The mere mention of Glenn Miller conjures up images of big-band swing and 1940s glamour. The USAF Captain became one of the most famous musicians of his time. The music from that golden era remains ever associated with World War Two and the American GIs.
By 1941, ‘Chatanooga Choo-Choo’ had sold over 1 million copies. Later singles like ‘American Patrol’ and ‘I’ve Got A Girl In Kalamazoo’ caught the wartime zeitgeist. Miller wrote both songs in mid-1942 before joining the US Air Corps. Some claimed his ‘Moonlight Serenade’ became America’s second national anthem during the conflict.
From band leader to Air Force Captain
He enlisted in late 1942 and received a Captain’s commission. He impressed his own style on the armed services and his battalion was one of the first to parade to swing tunes. Other military bands stuck to the more traditional 2/4 marching beat.
As well as contributing music, he also raised over $4 million in war bonds over the course of two rallies in 1943.
The USAF posted Captain Glenn Miller overseas in 1944. He left for England with 62 musicians. Between June and November, the band played 71 concerts around the United Kingdom. Miller himself wasn’t present at every show but toured most of the country with his musicians.
Glenn Miller in Northern Ireland
On his way to England, Glen Miller made a stop at RAF Langford Lodge just outside Crumlin, Co. Antrim. While there, on 13th August 1943, he visited Gartree Church of Ireland and played the pipe organ. In 1942, the church was within the bounds of Langford Lodge Station 587. Today, you can visit the church and still see the organ played by the famous American songwriter.
The organ itself was a gift to the congregation from the US 8th Army Air Force. Their Chaplain Rev Norman Nygaard preached in the Co. Antrim church on 7th February 1943. It’s also suggested that Miller paid a visit to St Catherine’s Church of Ireland in Killead, Co. Antrim. This church building is still inside the security cordon of the old RAF Aldergrove.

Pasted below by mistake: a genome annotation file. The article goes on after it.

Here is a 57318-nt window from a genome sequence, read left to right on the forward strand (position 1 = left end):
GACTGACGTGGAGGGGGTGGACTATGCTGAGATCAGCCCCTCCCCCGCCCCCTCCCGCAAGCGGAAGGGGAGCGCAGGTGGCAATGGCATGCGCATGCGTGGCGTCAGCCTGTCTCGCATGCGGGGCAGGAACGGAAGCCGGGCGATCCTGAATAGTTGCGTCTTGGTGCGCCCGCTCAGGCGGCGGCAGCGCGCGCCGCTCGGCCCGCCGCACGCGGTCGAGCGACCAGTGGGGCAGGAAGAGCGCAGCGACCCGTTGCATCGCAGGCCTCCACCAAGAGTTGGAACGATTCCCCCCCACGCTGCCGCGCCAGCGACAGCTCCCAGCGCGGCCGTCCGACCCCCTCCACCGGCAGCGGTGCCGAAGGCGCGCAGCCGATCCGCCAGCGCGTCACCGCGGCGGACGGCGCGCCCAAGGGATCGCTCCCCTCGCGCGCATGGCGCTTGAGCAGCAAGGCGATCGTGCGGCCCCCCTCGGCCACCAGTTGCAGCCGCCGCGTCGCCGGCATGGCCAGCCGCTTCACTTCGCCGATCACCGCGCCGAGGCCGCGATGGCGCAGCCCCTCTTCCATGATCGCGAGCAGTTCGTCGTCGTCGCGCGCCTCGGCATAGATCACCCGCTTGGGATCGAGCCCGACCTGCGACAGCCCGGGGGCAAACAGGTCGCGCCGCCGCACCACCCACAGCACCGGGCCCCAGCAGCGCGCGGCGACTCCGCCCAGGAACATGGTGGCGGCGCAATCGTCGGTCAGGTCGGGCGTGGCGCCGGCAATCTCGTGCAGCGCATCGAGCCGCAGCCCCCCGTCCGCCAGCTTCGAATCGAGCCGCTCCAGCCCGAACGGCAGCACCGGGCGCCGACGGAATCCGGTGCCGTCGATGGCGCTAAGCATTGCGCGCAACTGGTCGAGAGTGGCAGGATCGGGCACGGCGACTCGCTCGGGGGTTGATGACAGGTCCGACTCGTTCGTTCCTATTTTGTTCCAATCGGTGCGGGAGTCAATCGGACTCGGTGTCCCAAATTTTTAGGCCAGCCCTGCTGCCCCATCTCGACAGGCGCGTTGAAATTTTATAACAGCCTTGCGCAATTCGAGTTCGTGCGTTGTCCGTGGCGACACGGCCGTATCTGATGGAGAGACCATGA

Miller visits RAF Langford Lodge
The swagger and swing of the American GIs was evident throughout Northern Ireland. Tens of thousands of them called Ulster home for a short while but their impact on the entertainment scene was huge.
Performers like Carol Landis, Francis Langford, Bob Hope and Al Jolson all passed through Northern Ireland. Yet, it’s the visit of Glenn Miller that’s lasted longest in the memories.
The USAF renamed the Langford Lodge base theatre “The Project Magnet Hall”. It was there Glenn Miller played on 13th August 1944. Earlier the same day he played Belfast’s Plaza Ballroom, home of the American Red Cross Club.
‘Glenn Miller in Britain Then and Now’ by Chris Way lists the Plaza performance. This extensive collection details every performance of the British trip in 1944. The Glenn Miller Army Air Force Band played in many forms across the UK. They notched many shows that year with several broadcast to millions of radio listeners.
The disappearance of Captain Glenn Miller remains one of the enduring mysteries of the Second World War. On 15th December 1944, he boarded a transport plane bound for France. We may never know what happened that plane over the English Channel or what happened to the enigmatic Captain and big-band leader.